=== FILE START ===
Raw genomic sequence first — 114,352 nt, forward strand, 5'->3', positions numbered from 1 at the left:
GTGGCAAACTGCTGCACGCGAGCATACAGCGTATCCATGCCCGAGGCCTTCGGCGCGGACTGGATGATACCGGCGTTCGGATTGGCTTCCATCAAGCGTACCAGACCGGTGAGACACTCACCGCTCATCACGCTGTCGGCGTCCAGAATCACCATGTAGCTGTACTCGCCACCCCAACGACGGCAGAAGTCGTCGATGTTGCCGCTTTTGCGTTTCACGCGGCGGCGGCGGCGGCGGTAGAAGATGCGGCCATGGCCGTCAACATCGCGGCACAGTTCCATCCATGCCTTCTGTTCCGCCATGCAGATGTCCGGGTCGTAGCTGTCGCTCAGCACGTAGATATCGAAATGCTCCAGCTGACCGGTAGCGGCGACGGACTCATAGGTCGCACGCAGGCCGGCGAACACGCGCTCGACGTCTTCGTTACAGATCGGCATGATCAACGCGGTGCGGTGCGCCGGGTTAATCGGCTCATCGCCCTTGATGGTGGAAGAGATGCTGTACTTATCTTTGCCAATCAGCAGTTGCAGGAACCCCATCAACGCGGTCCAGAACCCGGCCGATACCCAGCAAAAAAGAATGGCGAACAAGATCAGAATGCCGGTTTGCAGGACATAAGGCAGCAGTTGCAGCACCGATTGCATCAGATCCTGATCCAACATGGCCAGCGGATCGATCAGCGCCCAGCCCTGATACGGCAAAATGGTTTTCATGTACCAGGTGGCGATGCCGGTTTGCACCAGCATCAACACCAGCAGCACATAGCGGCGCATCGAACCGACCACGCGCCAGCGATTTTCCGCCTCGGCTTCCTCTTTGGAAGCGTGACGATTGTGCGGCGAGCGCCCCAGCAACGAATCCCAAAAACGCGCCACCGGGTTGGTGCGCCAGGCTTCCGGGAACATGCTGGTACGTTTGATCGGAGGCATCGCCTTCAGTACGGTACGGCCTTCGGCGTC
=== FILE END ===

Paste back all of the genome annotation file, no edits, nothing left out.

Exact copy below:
Raw genomic sequence first — 114,352 nt, forward strand, 5'->3', positions numbered from 1 at the left:
GTGGCAAACTGCTGCACGCGAGCATACAGCGTATCCATGCCCGAGGCCTTCGGCGCGGACTGGATGATACCGGCGTTCGGATTGGCTTCCATCAAGCGTACCAGACCGGTGAGACACTCACCGCTCATCACGCTGTCGGCGTCCAGAATCACCATGTAGCTGTACTCGCCACCCCAACGACGGCAGAAGTCGTCGATGTTGCCGCTTTTGCGTTTCACGCGGCGGCGGCGGCGGCGGTAGAAGATGCGGCCATGGCCGTCAACATCGCGGCACAGTTCCATCCATGCCTTCTGTTCCGCCATGCAGATGTCCGGGTCGTAGCTGTCGCTCAGCACGTAGATATCGAAATGCTCCAGCTGACCGGTAGCGGCGACGGACTCATAGGTCGCACGCAGGCCGGCGAACACGCGCTCGACGTCTTCGTTACAGATCGGCATGATCAACGCGGTGCGGTGCGCCGGGTTAATCGGCTCATCGCCCTTGATGGTGGAAGAGATGCTGTACTTATCTTTGCCAATCAGCAGTTGCAGGAACCCCATCAACGCGGTCCAGAACCCGGCCGATACCCAGCAAAAAAGAATGGCGAACAAGATCAGAATGCCGGTTTGCAGGACATAAGGCAGCAGTTGCAGCACCGATTGCATCAGATCCTGATCCAACATGGCCAGCGGATCGATCAGCGCCCAGCCCTGATACGGCAAAATGGTTTTCATGTACCAGGTGGCGATGCCGGTTTGCACCAGCATCAACACCAGCAGCACATAGCGGCGCATCGAACCGACCACGCGCCAGCGATTTTCCGCCTCGGCTTCCTCTTTGGAAGCGTGACGATTGTGCGGCGAGCGCCCCAGCAACGAATCCCAAAAACGCGCCACCGGGTTGGTGCGCCAGGCTTCCGGGAACATGCTGGTACGTTTGATCGGAGGCATCGCCTTCAGTACGGTACGGCCTTCGGCGTC